It's about the possibilities

 
Sept. 22, 2011 | by Suzy Badaracco

I was listening to an episode of This American Life on NPR when a particular segment struck me. The segment featured conversations between a writer and her homeless friend and begins with them getting a bite to eat at a restaurant. As the topics unfolded, the conversation turned toward what the difference is between the homeless friend knowing he would be sleeping on the street that night vs. having a bed for the night vs. having a bed for 16 straight nights in a longer-term shelter. The writer's friend referred to a movie scene to explain the impact of having secured a bed for 16 nights. In the movie scene, the actor enters the shelter room, similar to a hotel room, sits on the bed and then closes his eyes and slowly sinks into the softness; the softness which would be his for 16 straight nights. And what the softness represents is ... possibilities. Specifically, it represents the possibility that one could survive this - whatever "this" is for each of us.

And I believe that is where consumers are at right now. How easy would it be for this homeless man to give up and not believe that there are possibilities for him – quite easy I would suspect in his circumstance. But he has not lost his optimism, and it takes but the simple luxury of being able to sink into a mattress to revive his thoughts of his own possibilities.

Almost daily I read reports in the media telling of consumer doom and gloom. How restaurant visits are down, consumer confidence is down, private label is attractive, coupons are attractive and on and on. But the reports that I most appreciate and which are the most useful are those which compare sentiment and behavior to what consumers were doing during the economic crisis – now that is useful information.

For example, AlixPartners did a study in the second quarter 2011 and found that 70 percent of consumers dined out at least weekly, a 43 percent increase over the first quarter of 2010. And it was Nielsen that reported that 45 percent of consumers currently say they are eating out less often at restaurants to save money, down from 52 percent who said they were doing so in 2008. Another great example was from a COLLOQUY study which recently reported that 58 percent of U.S. consumers often have conversations with family, friends and coworkers about products and services they have used, down 20 percent from 2008.

The final example is more subtle in its implications but massive in meaning. When consumers are in a recession and displaying fearful behavior, they rely more on social networking and have more conversations with people around them before making decisions – decisions on food, movies, clothes, computers, everything. They cannot afford mistakes financially or emotionally during a crisis. It is part of the Clanning phenomenon (gathering behavior). When coming out of a crisis, economic or other, they behave more confidently, bravely and consequently rely on others less to assist with their decisions. This behavioral shift is occurring more often in Gen X and older; Gen Y is still behaving dependently. So that this study shows a 20 percent decrease in this reliant behavior is also speaking to consumers' confidence.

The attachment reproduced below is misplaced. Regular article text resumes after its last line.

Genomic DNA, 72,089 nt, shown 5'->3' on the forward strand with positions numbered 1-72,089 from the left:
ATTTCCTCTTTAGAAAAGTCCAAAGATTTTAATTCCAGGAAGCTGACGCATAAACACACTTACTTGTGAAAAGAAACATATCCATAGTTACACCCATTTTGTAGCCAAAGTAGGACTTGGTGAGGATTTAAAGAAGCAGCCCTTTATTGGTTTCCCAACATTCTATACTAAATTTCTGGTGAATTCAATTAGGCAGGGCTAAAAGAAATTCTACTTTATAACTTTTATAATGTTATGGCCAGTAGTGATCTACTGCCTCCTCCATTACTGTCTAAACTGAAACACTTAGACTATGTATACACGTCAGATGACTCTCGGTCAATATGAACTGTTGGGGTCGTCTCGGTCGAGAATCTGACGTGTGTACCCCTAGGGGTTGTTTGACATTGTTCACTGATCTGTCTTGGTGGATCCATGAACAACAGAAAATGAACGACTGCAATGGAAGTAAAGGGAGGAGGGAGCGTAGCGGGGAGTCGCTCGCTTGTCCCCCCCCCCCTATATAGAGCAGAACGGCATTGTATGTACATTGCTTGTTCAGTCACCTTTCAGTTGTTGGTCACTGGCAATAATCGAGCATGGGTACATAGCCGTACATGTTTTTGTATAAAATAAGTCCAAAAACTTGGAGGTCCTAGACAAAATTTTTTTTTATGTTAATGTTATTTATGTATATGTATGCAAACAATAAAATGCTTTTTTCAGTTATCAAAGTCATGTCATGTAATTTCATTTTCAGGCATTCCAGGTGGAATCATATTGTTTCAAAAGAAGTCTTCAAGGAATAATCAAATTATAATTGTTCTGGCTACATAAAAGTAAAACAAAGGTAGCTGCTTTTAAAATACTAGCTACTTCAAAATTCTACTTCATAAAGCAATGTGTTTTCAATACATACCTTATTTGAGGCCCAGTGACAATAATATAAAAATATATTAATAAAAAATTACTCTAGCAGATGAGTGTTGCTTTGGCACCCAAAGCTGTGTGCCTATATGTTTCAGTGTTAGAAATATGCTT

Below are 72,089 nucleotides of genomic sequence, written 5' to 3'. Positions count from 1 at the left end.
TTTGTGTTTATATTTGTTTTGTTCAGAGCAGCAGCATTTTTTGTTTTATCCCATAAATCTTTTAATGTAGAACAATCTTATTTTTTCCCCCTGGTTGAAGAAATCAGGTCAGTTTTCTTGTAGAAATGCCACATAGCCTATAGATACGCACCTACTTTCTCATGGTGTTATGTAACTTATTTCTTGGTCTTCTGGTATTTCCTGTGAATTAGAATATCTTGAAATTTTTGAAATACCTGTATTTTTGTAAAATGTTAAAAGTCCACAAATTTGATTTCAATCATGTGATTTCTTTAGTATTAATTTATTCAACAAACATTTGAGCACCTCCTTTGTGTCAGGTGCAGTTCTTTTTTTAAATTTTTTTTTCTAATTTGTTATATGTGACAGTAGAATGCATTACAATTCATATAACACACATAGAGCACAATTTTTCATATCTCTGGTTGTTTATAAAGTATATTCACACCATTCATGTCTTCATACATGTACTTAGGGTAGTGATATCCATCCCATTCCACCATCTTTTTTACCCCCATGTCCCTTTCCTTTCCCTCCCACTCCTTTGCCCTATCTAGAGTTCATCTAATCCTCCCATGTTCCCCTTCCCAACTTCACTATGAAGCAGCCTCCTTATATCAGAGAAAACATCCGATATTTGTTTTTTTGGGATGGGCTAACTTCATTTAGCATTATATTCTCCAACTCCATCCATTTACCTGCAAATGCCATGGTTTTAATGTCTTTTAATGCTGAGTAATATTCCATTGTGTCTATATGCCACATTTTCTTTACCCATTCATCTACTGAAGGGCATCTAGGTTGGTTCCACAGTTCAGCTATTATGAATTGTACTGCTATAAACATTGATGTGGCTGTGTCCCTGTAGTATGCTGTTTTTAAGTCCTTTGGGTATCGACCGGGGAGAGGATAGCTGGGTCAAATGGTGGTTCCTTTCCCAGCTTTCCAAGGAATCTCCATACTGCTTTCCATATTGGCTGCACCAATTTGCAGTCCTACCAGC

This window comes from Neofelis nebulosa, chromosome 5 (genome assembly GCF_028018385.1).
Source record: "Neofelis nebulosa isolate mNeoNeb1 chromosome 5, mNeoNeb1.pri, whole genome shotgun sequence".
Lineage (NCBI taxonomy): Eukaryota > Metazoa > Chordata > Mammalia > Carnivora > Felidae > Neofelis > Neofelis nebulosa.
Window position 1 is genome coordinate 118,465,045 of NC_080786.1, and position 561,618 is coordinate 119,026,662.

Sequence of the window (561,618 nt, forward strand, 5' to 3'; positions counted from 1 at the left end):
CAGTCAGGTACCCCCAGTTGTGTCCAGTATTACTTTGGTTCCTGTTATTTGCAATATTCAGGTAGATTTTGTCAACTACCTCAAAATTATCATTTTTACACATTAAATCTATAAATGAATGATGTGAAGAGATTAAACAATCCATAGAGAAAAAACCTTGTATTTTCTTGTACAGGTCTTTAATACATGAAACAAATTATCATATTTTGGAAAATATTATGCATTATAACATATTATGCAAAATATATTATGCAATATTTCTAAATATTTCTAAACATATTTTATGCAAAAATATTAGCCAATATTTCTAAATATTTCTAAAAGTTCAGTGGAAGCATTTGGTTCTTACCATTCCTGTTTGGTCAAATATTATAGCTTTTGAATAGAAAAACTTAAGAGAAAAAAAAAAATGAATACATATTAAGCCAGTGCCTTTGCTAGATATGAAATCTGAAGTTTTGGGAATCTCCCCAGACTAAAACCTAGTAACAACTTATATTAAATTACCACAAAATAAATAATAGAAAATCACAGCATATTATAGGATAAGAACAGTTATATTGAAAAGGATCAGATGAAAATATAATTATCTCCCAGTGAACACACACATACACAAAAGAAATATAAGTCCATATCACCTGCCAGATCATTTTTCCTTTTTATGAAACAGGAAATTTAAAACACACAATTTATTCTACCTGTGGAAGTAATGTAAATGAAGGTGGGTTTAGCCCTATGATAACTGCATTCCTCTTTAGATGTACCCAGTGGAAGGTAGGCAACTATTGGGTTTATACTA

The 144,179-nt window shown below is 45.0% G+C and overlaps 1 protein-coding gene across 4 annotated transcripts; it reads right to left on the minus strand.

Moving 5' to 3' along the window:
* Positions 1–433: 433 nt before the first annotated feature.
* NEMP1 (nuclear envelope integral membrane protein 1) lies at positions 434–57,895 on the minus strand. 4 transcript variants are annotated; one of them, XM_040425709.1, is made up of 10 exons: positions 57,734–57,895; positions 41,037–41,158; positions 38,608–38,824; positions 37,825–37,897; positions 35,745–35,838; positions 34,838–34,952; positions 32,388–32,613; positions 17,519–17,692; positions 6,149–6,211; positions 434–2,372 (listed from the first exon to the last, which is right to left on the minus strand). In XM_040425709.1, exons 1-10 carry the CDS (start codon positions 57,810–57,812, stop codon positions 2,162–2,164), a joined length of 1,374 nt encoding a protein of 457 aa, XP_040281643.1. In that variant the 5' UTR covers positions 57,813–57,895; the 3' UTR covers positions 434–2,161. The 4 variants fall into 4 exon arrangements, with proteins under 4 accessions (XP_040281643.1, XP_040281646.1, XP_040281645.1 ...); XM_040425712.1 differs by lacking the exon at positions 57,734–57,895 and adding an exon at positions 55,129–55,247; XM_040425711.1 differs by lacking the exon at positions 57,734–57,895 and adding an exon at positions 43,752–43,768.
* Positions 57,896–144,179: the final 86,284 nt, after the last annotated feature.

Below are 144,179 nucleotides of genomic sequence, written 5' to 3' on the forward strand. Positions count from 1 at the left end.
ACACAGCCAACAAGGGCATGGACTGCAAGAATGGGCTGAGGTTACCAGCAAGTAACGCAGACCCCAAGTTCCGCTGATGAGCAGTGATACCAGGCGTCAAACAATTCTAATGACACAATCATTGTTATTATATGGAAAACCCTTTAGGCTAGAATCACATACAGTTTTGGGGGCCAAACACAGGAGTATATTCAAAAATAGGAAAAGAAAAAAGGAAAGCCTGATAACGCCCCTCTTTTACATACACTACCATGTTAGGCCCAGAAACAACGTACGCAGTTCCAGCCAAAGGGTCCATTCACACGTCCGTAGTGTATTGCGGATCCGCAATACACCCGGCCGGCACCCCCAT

Their confidence is translated into optimism and can be seen in their behavior towards food and other areas of their lives. Food trends right now have shifted away from comfort and back towards adventure. When you see the spotlight turn away from mac and cheese, apple pie, cheap wine, and meatloaf and toward grits, gelato, cocktails of all sorts, and insects – my friend, be assured, you are looking in the face of optimism. The Labor department agrees, too, that although consumers are being cautious (and smartly so), they are not panicked and they are not willing to give up their new found optimism. The message here is, don't focus on the numbers being reported as much as the change in numbers so you have a better feel for shifts in consumer mood.

And join me in keeping your fingers crossed that the neon green computer sleeves, Hibiscus colored dinner plates, and satellite pink and black sneakers keep selling because the second they all go to earth tones – it will be time to panic!


Suzy Badaracco / Suzy Badaracco is a toxicologist, chef, and registered dietitian. She holds a Bachelors of Science degree in Criminalistics, an Associates degree in Culinary Arts, and a Masters of Science degree in Human Nutrition.
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